So, I really dig the Azure Fluent SDK. It feels incredibly intuitive. Once you have familiarity with the lay of the land in terms of resources in Azure, then following on from examples of using the Fluent SDK looks as easy as using linq to get data access queries done.
It looks like the team behind it is ensuring the SDK stays up to date with Azure resources as they are released. Prior to being introduced to Azure Fluently (my name, lol), I was trying to find a way to create Azure Function applications on demand. One of my recent Stack Overflow questions was in that vein.
But then along came this SDK. Now, I could do something like this:
IAzure azure = GetAzure(); var newName = (fnNamePrefix + DateTime.Now.Ticks).Substring(0, 19); var storageAccount = azure.StorageAccounts.List() .Where(x => x.Name.Equals(storageAccountName))?.First(); MemoryStream stream = CreateZip(indexJs, functionJson); var functionUrlZip = UploadZip(storageAccount, newName, stream); stream.Position = 0; var websiteApp = azure.AppServices.FunctionApps.Define(newName) .WithRegion("East US") .WithExistingResourceGroup(resourceGroup) .WithExistingStorageAccount(storageAccount) .WithAppSetting("WEBSITE_USE_ZIP", functionUrlZip) .Create() ;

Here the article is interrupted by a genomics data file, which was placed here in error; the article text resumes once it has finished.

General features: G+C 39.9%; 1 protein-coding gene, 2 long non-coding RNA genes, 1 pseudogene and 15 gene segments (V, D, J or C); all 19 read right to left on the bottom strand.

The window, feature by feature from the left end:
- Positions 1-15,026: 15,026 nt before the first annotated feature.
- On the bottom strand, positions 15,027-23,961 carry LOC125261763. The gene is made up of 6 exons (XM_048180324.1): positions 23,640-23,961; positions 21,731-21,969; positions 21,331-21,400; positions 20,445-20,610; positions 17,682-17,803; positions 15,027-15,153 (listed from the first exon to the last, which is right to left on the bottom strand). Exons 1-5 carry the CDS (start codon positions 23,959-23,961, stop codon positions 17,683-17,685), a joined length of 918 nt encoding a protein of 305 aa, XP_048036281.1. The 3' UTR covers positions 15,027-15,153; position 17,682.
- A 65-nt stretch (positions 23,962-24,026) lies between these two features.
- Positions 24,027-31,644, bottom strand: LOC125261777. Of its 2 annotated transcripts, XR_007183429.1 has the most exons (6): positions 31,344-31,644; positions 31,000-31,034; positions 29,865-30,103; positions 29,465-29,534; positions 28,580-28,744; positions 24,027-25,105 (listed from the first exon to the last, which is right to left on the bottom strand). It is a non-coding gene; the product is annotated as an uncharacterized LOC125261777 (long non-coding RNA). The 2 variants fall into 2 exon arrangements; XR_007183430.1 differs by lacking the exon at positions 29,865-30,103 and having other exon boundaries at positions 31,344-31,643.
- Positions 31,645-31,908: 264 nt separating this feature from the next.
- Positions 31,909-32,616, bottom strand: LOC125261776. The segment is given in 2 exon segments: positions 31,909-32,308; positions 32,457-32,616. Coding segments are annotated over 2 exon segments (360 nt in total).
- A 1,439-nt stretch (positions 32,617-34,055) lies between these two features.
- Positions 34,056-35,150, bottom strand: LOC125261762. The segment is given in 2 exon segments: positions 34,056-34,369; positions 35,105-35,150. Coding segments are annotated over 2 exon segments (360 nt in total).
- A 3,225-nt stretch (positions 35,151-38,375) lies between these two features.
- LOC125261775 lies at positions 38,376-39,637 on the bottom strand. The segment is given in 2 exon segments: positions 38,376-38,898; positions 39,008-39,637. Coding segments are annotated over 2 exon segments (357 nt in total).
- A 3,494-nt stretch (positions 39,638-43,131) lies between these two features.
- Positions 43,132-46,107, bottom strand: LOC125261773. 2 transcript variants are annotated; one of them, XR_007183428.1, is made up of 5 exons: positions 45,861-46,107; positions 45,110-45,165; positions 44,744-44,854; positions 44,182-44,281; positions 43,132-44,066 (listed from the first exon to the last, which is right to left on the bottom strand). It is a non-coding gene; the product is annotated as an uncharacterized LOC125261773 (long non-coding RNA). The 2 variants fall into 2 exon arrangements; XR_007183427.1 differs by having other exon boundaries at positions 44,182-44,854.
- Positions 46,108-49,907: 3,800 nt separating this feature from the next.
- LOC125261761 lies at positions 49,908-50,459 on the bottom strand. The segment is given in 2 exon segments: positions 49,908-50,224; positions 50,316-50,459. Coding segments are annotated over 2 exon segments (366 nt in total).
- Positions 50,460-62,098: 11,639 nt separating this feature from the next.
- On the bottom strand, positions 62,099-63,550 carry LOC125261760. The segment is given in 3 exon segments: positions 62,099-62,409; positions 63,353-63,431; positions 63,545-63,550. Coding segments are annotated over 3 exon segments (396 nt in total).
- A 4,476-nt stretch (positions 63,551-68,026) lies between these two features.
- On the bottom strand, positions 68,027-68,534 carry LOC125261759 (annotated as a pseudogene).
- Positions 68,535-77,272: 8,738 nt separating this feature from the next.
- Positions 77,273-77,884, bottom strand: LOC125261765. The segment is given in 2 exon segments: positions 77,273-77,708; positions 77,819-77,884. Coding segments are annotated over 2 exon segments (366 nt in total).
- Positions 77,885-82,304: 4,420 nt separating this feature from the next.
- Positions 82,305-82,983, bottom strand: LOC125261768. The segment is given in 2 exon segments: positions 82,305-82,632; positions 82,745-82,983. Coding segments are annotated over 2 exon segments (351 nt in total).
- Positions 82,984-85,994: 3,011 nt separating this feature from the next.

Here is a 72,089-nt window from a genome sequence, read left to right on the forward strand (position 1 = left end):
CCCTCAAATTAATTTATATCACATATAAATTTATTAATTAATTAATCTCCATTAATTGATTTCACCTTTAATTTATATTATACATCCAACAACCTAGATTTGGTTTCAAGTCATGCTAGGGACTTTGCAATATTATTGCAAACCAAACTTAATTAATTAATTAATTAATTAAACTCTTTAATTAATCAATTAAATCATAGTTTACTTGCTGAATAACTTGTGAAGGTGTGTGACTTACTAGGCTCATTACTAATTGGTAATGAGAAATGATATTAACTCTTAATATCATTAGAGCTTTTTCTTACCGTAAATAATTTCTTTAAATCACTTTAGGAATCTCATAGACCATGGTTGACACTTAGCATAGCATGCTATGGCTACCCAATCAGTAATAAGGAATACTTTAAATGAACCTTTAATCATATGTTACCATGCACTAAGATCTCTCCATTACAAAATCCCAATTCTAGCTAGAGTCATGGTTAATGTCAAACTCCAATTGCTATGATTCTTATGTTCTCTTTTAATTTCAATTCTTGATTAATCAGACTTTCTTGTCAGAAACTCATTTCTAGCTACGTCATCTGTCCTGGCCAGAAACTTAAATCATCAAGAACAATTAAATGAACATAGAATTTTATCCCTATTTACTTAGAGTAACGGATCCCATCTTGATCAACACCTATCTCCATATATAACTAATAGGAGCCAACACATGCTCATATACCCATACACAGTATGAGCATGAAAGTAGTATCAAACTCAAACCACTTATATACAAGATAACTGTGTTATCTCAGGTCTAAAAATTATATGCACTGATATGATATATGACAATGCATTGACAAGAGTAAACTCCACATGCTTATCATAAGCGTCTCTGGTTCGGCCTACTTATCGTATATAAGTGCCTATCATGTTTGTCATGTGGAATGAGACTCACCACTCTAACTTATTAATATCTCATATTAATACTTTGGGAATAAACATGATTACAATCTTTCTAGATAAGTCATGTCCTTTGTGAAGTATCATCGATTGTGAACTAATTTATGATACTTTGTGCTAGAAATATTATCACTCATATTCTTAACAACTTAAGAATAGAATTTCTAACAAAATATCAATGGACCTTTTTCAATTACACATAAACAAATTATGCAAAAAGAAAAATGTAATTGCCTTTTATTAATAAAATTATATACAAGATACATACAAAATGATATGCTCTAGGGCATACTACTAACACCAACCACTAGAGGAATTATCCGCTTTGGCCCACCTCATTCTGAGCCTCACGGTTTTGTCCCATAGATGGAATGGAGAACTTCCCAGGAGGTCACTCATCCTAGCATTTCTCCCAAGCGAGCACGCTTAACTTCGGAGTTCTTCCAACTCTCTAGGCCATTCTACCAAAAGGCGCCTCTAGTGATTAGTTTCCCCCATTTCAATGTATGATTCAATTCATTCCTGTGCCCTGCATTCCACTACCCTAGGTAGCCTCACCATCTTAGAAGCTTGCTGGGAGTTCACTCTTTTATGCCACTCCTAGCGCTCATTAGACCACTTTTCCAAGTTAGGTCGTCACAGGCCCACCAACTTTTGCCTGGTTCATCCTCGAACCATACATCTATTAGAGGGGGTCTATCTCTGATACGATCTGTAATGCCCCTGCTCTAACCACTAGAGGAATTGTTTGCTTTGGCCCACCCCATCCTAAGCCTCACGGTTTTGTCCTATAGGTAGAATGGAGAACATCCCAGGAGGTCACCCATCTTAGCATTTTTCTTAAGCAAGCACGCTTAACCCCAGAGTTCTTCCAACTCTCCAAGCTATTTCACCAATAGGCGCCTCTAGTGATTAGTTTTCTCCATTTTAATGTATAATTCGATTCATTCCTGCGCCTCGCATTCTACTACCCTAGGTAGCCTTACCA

Which lets me programmatically create an archive of the bits for a function (JSON), upload it and then, create the actual function. Notice, this function is powered by that experimental feature -> pointing to a zip file for your web app (WEBSITE_USE_ZIP).
I could have used this creation step to instead get the function’s publish profile and then upload the files via FTP to the newly created app as well.
This versatile way of engaging with Azure Resources, from a creational/management perspective is really compelling and I’m looking forward to using it more in the future.